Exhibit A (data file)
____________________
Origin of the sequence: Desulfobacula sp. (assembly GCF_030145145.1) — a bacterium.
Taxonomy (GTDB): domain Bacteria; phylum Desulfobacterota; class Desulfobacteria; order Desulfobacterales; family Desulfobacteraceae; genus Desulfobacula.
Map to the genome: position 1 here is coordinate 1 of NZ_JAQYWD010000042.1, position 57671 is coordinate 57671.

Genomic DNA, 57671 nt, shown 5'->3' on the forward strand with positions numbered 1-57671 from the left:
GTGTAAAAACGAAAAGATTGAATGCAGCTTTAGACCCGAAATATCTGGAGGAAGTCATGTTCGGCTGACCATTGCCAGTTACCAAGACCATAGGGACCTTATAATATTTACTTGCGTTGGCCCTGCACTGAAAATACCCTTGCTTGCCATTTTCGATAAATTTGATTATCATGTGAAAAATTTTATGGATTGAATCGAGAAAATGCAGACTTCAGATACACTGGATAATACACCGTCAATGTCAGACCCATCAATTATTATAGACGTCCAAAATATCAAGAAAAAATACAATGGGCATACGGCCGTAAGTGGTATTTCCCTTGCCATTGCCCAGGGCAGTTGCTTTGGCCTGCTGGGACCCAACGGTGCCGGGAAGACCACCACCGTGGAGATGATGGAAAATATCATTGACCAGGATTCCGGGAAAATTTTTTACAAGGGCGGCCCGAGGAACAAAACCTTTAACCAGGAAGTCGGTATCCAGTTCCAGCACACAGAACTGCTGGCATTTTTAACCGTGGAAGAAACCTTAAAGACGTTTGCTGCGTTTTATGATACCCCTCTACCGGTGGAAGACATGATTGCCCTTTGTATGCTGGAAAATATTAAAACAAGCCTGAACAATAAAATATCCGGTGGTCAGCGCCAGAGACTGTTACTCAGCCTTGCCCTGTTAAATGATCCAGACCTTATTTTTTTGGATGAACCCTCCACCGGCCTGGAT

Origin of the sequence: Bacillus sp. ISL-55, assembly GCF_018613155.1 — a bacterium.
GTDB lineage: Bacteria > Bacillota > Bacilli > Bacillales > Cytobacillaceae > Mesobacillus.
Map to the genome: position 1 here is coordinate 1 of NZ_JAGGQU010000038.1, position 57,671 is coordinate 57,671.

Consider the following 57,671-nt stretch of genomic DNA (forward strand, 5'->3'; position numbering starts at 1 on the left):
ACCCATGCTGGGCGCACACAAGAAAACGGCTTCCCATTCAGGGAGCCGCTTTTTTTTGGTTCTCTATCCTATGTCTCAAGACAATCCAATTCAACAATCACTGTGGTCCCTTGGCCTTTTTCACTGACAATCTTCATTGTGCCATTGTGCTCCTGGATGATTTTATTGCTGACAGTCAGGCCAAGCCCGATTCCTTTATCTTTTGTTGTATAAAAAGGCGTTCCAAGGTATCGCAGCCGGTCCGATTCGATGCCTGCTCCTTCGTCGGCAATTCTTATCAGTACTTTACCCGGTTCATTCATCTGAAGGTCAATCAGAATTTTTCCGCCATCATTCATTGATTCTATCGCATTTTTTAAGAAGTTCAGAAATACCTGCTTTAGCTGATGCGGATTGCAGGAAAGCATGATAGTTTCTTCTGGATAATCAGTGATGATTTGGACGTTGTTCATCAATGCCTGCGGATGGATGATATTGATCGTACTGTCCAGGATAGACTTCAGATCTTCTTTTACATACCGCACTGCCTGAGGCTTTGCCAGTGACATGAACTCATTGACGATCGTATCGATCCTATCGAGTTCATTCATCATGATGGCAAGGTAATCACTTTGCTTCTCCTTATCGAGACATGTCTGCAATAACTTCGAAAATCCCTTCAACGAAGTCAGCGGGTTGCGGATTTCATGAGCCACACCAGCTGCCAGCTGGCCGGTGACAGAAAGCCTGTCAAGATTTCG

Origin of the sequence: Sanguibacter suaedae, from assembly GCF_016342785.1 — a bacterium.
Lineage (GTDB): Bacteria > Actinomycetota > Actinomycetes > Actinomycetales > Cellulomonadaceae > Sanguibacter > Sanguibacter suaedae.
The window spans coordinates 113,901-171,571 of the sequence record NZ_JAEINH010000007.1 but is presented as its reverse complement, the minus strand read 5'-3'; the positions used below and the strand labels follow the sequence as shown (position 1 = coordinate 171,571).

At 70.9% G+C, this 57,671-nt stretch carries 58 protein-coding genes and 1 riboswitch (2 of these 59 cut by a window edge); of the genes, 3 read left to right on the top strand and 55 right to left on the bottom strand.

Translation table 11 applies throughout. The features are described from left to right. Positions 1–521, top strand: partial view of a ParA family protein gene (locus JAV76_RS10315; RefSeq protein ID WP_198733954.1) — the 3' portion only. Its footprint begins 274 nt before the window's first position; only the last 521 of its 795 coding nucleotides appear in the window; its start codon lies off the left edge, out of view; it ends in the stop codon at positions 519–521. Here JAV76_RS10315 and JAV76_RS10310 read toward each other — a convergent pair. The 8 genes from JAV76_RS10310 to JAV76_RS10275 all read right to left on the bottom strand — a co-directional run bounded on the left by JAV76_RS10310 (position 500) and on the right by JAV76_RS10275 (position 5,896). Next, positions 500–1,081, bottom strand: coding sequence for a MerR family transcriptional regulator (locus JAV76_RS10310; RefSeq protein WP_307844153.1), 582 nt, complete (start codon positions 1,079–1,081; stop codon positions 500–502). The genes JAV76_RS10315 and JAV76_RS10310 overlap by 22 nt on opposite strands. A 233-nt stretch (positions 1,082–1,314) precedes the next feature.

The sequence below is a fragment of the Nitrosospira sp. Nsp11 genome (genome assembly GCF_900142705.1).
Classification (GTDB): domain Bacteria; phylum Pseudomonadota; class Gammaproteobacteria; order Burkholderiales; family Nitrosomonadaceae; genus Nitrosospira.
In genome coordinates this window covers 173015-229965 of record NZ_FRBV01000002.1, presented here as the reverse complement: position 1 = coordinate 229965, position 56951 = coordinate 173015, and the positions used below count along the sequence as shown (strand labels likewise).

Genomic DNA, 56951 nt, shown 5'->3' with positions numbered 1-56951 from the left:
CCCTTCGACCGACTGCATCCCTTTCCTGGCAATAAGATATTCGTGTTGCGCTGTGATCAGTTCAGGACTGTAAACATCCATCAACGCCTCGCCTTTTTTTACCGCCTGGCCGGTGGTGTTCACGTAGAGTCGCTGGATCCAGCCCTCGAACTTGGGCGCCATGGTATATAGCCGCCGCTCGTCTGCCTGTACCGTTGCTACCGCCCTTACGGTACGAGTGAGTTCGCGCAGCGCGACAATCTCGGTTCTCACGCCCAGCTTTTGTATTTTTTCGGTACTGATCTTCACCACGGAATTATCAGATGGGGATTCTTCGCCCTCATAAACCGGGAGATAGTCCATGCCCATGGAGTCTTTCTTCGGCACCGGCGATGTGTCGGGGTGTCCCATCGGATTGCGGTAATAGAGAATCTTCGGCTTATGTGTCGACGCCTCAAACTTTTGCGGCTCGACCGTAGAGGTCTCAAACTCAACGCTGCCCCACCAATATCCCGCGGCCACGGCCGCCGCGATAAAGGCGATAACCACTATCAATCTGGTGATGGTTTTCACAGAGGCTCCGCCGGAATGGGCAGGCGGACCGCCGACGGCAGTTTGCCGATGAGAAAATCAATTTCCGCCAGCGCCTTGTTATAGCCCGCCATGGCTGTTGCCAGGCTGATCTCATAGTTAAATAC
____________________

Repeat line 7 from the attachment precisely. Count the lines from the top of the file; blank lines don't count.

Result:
GTDB lineage: Bacteria > Bacillota > Bacilli > Bacillales > Cytobacillaceae > Mesobacillus.